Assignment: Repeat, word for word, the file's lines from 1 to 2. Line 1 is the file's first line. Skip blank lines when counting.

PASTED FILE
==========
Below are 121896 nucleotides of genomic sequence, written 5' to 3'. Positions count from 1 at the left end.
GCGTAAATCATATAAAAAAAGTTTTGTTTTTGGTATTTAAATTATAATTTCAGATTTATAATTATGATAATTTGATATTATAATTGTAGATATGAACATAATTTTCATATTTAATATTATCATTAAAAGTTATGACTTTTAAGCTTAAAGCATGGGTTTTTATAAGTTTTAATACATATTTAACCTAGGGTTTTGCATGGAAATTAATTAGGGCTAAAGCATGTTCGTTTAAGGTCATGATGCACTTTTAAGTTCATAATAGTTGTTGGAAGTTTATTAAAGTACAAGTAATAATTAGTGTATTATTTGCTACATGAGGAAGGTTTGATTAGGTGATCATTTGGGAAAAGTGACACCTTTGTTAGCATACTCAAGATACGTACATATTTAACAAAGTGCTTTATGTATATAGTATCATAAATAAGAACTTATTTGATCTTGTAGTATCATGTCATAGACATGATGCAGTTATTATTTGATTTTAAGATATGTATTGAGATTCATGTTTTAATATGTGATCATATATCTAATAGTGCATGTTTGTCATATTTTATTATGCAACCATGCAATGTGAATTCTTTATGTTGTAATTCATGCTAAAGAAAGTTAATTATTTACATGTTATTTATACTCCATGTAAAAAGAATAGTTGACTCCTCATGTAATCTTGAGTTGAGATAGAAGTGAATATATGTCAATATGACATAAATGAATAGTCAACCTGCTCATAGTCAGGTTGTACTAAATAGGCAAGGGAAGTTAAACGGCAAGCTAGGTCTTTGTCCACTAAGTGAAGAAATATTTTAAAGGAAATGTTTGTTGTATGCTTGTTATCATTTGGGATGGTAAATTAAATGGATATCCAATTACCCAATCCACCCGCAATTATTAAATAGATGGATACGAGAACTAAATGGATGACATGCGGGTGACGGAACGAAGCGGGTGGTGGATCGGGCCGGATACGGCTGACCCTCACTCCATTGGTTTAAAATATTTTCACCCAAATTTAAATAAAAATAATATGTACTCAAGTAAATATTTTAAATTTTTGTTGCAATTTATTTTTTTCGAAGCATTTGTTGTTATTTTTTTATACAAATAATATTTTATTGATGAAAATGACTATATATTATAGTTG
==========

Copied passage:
Below are 121896 nucleotides of genomic sequence, written 5' to 3'. Positions count from 1 at the left end.
GCGTAAATCATATAAAAAAAGTTTTGTTTTTGGTATTTAAATTATAATTTCAGATTTATAATTATGATAATTTGATATTATAATTGTAGATATGAACATAATTTTCATATTTAATATTATCATTAAAAGTTATGACTTTTAAGCTTAAAGCATGGGTTTTTATAAGTTTTAATACATATTTAACCTAGGGTTTTGCATGGAAATTAATTAGGGCTAAAGCATGTTCGTTTAAGGTCATGATGCACTTTTAAGTTCATAATAGTTGTTGGAAGTTTATTAAAGTACAAGTAATAATTAGTGTATTATTTGCTACATGAGGAAGGTTTGATTAGGTGATCATTTGGGAAAAGTGACACCTTTGTTAGCATACTCAAGATACGTACATATTTAACAAAGTGCTTTATGTATATAGTATCATAAATAAGAACTTATTTGATCTTGTAGTATCATGTCATAGACATGATGCAGTTATTATTTGATTTTAAGATATGTATTGAGATTCATGTTTTAATATGTGATCATATATCTAATAGTGCATGTTTGTCATATTTTATTATGCAACCATGCAATGTGAATTCTTTATGTTGTAATTCATGCTAAAGAAAGTTAATTATTTACATGTTATTTATACTCCATGTAAAAAGAATAGTTGACTCCTCATGTAATCTTGAGTTGAGATAGAAGTGAATATATGTCAATATGACATAAATGAATAGTCAACCTGCTCATAGTCAGGTTGTACTAAATAGGCAAGGGAAGTTAAACGGCAAGCTAGGTCTTTGTCCACTAAGTGAAGAAATATTTTAAAGGAAATGTTTGTTGTATGCTTGTTATCATTTGGGATGGTAAATTAAATGGATATCCAATTACCCAATCCACCCGCAATTATTAAATAGATGGATACGAGAACTAAATGGATGACATGCGGGTGACGGAACGAAGCGGGTGGTGGATCGGGCCGGATACGGCTGACCCTCACTCCATTGGTTTAAAATATTTTCACCCAAATTTAAATAAAAATAATATGTACTCAAGTAAATATTTTAAATTTTTGTTGCAATTTATTTTTTTCGAAGCATTTGTTGTTATTTTTTTATACAAATAATATTTTATTGATGAAAATGACTATATATTATAGTTG